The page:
Trump might need to concede D.C. hotel before Inauguration Day

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The Trump International Hotel Washington, D.C. opened in September.
The Trump International Hotel Washington, D.C. opened in September. Photo Credit: Johanna Jainchill

President-elect Donald Trump's hotel company might need to relinquish its new Washington hotel because of terms in the long-term lease the Trump Organization signed with the U.S. General Services Administration (GSA), which oversees the property that was previously the Old Post Office Pavilion.

The 60-year ground lease for the Trump International Hotel Washington D.C., which the Trump Organization signed in August 2013, dictates that no "elected official of the government of the United States ... shall be admitted to any share or part of this lease or to any benefit that may arise therefrom," according to a copy of the lease provided to Travel Weekly by the GSA.

The Trump Organization pays the GSA $3 million a year for the D.C. hotel's ground lease.
The Trump Organization pays the GSA $3 million a year for the D.C. hotel's ground lease.

And merely transferring operational control from Trump to his adult children Donald Jr., Ivanka and Eric, as he has said he plans to do, won't resolve the issue, according to Steven L. Schooner, the Nash & Cibinic Professor of Government Procurement Law at the George Washington University Law School. Schooner co-authored a Nov. 28 article in Government Executive outlining the issues.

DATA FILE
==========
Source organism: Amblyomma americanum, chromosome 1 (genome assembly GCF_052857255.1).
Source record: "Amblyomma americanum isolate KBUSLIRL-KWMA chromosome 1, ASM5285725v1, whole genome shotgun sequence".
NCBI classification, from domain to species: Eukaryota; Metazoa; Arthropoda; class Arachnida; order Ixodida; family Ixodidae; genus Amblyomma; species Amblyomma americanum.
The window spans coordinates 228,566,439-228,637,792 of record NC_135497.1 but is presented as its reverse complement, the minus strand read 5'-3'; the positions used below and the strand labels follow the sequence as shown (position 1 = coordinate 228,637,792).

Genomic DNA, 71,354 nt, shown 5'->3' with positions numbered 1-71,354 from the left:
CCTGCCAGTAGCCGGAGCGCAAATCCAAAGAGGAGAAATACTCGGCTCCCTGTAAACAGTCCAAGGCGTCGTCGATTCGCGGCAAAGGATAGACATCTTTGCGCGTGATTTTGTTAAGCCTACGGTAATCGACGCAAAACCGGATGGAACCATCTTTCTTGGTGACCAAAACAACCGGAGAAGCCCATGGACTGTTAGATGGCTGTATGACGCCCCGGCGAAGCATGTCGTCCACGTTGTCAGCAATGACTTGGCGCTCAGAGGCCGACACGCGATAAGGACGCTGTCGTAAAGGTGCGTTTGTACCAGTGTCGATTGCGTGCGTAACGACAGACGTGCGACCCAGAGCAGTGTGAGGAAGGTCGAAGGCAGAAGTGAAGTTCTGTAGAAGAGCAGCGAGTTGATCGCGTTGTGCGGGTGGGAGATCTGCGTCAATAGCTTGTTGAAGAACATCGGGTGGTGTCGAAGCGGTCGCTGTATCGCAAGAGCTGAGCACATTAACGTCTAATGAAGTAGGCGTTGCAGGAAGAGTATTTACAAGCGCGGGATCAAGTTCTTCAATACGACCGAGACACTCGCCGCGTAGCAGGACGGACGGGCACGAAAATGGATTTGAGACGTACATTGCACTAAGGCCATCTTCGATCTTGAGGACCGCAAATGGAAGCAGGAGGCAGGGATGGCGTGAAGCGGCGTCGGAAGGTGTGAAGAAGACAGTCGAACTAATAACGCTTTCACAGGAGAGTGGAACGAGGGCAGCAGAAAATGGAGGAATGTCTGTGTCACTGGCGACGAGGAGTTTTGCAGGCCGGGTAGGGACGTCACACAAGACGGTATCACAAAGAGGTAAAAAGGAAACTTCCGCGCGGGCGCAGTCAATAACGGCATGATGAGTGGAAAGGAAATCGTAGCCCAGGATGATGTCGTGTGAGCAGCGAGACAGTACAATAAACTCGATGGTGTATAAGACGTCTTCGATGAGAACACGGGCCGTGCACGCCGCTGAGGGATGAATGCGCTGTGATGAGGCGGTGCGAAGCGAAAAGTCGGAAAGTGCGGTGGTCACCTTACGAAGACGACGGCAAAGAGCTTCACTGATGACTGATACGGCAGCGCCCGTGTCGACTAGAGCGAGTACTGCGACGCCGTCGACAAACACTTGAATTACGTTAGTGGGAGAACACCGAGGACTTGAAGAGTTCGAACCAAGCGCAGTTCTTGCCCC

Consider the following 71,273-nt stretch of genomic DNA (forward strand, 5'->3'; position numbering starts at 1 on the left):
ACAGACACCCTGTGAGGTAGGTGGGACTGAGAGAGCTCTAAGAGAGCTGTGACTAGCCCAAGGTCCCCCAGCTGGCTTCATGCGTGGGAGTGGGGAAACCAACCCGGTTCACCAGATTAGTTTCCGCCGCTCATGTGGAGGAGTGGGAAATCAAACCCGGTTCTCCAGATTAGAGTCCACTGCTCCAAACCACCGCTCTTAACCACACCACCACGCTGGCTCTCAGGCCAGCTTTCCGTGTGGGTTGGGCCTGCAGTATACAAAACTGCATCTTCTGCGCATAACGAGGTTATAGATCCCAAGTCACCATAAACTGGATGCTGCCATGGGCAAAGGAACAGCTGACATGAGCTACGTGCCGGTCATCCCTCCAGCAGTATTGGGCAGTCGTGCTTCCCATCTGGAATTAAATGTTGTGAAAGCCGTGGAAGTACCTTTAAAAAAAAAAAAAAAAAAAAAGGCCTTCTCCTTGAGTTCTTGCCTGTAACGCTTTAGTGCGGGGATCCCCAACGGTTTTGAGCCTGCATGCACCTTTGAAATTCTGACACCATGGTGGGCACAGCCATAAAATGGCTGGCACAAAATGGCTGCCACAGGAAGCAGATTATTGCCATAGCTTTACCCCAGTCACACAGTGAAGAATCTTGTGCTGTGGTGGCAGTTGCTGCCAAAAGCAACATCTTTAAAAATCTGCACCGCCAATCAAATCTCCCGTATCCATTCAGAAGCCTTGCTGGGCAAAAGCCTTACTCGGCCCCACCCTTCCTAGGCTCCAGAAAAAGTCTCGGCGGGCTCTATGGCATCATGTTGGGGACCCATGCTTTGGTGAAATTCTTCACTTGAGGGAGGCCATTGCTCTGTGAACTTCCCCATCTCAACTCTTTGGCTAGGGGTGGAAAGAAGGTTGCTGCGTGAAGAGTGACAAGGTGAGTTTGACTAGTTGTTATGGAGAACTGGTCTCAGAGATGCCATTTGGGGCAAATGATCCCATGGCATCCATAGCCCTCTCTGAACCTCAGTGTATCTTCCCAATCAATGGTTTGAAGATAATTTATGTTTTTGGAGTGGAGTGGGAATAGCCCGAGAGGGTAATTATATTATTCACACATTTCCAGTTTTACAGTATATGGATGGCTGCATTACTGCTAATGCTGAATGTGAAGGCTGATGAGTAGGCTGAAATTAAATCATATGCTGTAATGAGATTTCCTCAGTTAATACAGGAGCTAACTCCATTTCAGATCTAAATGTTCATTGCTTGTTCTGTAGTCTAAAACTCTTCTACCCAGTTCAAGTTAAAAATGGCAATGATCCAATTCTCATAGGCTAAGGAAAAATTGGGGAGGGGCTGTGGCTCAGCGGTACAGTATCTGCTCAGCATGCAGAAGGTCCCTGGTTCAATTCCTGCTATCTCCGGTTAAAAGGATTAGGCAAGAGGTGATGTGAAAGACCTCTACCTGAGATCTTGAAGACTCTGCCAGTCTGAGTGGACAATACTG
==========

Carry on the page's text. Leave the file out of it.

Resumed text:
As a result, the only solution would be for "the GSA and Trump to transfer the entire lease to Marriott or Four Seasons or another firm" in time for Trump's presidential inauguration on Jan. 20, Schooner said.

The Trump Organization pays the GSA $3 million a year for the ground lease.

Complicating such a process is the fact that unlike Trump's other properties that are managed and branded but not owned by the company, the Trump Organization and its financial partners invested about $200 million redeveloping the 117-year-old landmark into the 263-room luxury hotel, which opened in September and held its grand opening in late October.

"It is the Office of Government Ethics that provides guidance to the executive branch on questions of ethics and conflicts of interest," said a GSA spokesperson. "GSA plans to coordinate with the president-elect's team to address any issues that may be related to the Old Post Office building."

Trump, in a series of Nov. 30 tweets, said he would announce on Dec. 15 how he would recuse himself from his organization's business operations and leave them to his children. Representatives for the Trump Organization didn't respond to requests for comment from Travel Weekly.

"While I am not mandated to do this under the law, I feel it is visually important, as president, to in no way have a conflict of interest with my various businesses," Trump tweeted.

The GSA said in 2008 that the Pennsylvania Avenue property, which was built in 1899, would be redeveloped, and it awarded the bid to the Trump Organization in 2008. Trump beat out Hilton Worldwide, which had proposed a Waldorf Astoria for the site, as well as Hyatt.

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